Despite doughnuts being a modern day American symbol of gooey, sweet goodness that can be eaten at any time of the day, the humble doughnut finds its origins not from the Dutch but from a home cook residing in Hertfordhire, England.
Baroness Elizabeth Dimsdale who was the wife of Baron Thomas Dimsdale, a smallpox pioneer, compiled a recipe book in the 1800's containing a recipe by a local cook that made 'dow nuts' which were pieces of dough cut into the size of nuts, fried in pork lard.
Before the 1800's there is also evidence that of variation of doughnuts were dabbled with, excluding eggs. The Romans ad Greeks used to fry pastry dough and drizzle it with honey or syrup and the Germans used to stuff the doughnuts with savoury ingredients at a time when sugar was scarce.
It is said that the Dutch Immigrants brought their 'oliekoeks' (oily cakes) to Manahattan (New Amsterdam) in the early 1800's. In the mid 1800's, Elizabeth Gregory, mother to a New England ship captain made fried dough for her son and crew for their long voyages. Her son claim that it was his invention of the whole inside the doughnut, but nobody really knows.
Either way, doughnuts evolved into an American staple, so much so, they were eaten by the troops in France during the first World War. Doughnuts were big in the states and mass production of these fried doughy sweets began when Adolph Levitt, a Russian refugee inveted the first doughnut machine in the 1920's.
The wholly sweet dough is an indulgent snack and breakfast.... I upped the indulgence scale by throwing in a vanilla bean milkshake... I hope you enjoy making these doughnuts as much as I did and learned a little bit of food history on the way!
Will make about 16 x 60g doughnuts
14g instant yeast
60mls warm water
325 mls milk (don't even think about using light milk)
2 medium eggs (they should be around 50g-55g each)
100g fine caster sugar
1/2 tsp salt
70g unsalted butter (melted)
625g plain flour
oil for deep frying
200g unsalted butter
40g good cocoa powder
100g icing sugar
In a mixing bowl, sprinkle yeast over water and allow to stand for 5 minutes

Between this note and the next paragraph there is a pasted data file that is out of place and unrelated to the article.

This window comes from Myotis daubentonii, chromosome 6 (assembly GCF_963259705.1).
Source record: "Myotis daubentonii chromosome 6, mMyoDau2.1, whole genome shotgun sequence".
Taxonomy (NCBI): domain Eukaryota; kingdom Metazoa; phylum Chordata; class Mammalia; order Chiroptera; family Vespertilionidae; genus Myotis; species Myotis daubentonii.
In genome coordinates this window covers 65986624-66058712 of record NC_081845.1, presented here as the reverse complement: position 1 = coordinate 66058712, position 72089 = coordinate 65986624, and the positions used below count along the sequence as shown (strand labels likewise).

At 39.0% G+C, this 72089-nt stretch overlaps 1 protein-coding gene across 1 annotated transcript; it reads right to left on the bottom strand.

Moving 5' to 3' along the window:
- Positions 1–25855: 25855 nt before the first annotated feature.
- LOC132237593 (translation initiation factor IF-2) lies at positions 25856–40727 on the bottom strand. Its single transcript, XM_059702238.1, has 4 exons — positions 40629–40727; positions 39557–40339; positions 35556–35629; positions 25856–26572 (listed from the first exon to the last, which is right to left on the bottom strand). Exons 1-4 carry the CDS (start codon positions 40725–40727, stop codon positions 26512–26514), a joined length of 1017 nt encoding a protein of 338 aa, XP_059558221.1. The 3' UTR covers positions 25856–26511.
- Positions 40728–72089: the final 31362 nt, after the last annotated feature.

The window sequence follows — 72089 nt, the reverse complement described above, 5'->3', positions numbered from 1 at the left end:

With the paddle beater attachment, add the sugar, milk, salt, eggs and half the flour. Once the ingredients are incorporated, mix in the melted butter and the rest of the flour.
Knead the dough with dough hook or if you feel like a workout, by hand until nice and smooth.
Place in a well oiled bowl and cover with cling film or a damp cloth. Allow the dough to double in size.
Once the dough has doubled, take out all your anger and punch down the dough. Knead lightly on a well floured surface and use a round cookie cutter about 8 cm in diameter to cut out your shapes. Dip your finger in flour and poke in the centre of the cut circle, move it around and around so a hole is formed.
Heat a good amount of oil for deep frying at 180'c/360'f. If you don't have a thermometer, throw a small piece of dough into the oil to see if it is ready. Place the dough onto a slotted spoon and carefully into the oil.
Fry the doughnuts on one side and then flip them over. They should be a nice golden colour. Take out the doughnuts and place onto a cooling rack and allow them to chill for a bit before dunking them in some chocolate glaze.
For the chocolate glaze, over a low heat, melt butter and whisk in cocoa, icing sugar and milk until smooth.
Allow to cool slightly. Dunk one side of the doughnuts into the velvety glaze, turn the right way up and place back on the cooling rack. Let the excess chocolate glaze drip down the sides and allow them to set slightly before dunking them in your very vanilla milkhake.
Milkshake - serves 1!
A milkshake is a wonderous thing. It is so simple to make but you really can get it wrong by using artificially flavoured ingredients.
80g fresh full fat milk
1/2 tsp good vanilla bean paste or extract (Use an artificial vanilla flavouring and you will regret it)
180g good vanilla ice cream
Blend together and pour into a chilled glass.